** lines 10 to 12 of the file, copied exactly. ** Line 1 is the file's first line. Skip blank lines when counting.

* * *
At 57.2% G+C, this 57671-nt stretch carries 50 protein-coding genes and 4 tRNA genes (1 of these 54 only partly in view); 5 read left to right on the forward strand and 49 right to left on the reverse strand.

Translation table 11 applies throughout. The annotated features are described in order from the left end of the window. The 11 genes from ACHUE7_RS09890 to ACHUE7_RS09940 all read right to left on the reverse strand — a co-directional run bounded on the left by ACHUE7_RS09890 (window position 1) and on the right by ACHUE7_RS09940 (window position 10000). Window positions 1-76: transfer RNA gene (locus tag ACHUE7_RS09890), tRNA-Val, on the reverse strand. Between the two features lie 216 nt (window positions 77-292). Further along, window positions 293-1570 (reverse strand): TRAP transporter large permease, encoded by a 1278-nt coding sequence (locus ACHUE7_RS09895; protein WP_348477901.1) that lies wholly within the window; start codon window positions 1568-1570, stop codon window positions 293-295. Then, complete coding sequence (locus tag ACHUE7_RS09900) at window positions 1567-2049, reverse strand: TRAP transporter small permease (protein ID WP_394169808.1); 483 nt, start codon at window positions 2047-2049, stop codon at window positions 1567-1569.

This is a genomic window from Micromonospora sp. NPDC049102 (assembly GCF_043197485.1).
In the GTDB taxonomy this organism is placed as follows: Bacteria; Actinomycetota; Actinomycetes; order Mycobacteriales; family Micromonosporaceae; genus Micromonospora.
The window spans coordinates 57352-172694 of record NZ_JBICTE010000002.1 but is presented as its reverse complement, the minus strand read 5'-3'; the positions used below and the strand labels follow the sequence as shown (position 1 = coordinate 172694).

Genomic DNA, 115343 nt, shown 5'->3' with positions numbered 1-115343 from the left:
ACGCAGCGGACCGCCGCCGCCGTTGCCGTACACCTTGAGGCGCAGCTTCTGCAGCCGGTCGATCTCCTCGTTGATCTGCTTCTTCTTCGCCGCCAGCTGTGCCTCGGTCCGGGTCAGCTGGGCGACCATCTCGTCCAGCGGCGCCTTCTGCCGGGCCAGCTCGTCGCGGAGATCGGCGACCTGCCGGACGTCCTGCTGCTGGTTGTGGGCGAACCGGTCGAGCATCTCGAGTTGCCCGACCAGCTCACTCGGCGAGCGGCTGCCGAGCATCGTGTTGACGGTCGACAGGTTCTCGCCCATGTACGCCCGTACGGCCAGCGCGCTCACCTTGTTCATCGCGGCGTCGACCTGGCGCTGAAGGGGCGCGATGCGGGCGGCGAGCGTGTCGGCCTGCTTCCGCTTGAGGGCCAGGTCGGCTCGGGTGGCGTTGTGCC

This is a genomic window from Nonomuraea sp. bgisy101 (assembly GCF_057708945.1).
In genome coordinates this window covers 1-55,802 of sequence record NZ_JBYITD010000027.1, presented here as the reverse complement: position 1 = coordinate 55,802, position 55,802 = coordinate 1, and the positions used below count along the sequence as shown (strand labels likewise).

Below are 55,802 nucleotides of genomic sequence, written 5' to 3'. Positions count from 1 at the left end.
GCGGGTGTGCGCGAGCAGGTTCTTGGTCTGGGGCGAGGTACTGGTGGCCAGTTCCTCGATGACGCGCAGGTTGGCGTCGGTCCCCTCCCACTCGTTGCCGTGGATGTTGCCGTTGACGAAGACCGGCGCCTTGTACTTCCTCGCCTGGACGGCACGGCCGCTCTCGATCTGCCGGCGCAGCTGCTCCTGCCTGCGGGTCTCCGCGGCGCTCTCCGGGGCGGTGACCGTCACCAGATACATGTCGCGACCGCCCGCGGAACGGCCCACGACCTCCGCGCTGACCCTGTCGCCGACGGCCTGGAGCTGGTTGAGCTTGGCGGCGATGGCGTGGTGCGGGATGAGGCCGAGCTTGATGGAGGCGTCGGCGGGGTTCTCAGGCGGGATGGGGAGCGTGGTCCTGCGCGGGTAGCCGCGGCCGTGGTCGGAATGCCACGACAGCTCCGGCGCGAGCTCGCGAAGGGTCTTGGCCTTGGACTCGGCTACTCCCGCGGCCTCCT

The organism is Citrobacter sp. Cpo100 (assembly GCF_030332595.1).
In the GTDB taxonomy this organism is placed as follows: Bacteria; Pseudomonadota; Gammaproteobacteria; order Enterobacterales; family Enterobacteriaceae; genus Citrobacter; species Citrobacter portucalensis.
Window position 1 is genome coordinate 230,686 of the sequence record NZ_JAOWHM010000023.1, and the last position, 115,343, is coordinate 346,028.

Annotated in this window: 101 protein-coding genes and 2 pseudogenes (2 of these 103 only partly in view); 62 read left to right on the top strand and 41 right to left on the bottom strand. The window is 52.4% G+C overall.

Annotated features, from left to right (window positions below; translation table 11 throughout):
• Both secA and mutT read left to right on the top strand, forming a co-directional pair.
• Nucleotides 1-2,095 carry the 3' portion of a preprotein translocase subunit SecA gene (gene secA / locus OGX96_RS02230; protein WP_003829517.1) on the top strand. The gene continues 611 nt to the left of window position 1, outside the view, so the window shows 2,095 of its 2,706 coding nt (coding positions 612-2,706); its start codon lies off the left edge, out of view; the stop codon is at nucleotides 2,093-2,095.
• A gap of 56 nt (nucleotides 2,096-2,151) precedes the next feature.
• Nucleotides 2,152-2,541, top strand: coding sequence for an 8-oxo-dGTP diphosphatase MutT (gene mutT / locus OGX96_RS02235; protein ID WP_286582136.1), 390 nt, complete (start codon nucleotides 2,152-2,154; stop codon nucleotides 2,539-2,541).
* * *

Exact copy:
Below are 55,802 nucleotides of genomic sequence, written 5' to 3'. Positions count from 1 at the left end.
GCGGGTGTGCGCGAGCAGGTTCTTGGTCTGGGGCGAGGTACTGGTGGCCAGTTCCTCGATGACGCGCAGGTTGGCGTCGGTCCCCTCCCACTCGTTGCCGTGGATGTTGCCGTTGACGAAGACCGGCGCCTTGTACTTCCTCGCCTGGACGGCACGGCCGCTCTCGATCTGCCGGCGCAGCTGCTCCTGCCTGCGGGTCTCCGCGGCGCTCTCCGGGGCGGTGACCGTCACCAGATACATGTCGCGACCGCCCGCGGAACGGCCCACGACCTCCGCGCTGACCCTGTCGCCGACGGCCTGGAGCTGGTTGAGCTTGGCGGCGATGGCGTGGTGCGGGATGAGGCCGAGCTTGATGGAGGCGTCGGCGGGGTTCTCAGGCGGGATGGGGAGCGTGGTCCTGCGCGGGTAGCCGCGGCCGTGGTCGGAATGCCACGACAGCTCCGGCGCGAGCTCGCGAAGGGTCTTGGCCTTGGACTCGGCTACTCCCGCGGCCTCCT

The organism is Citrobacter sp. Cpo100 (assembly GCF_030332595.1).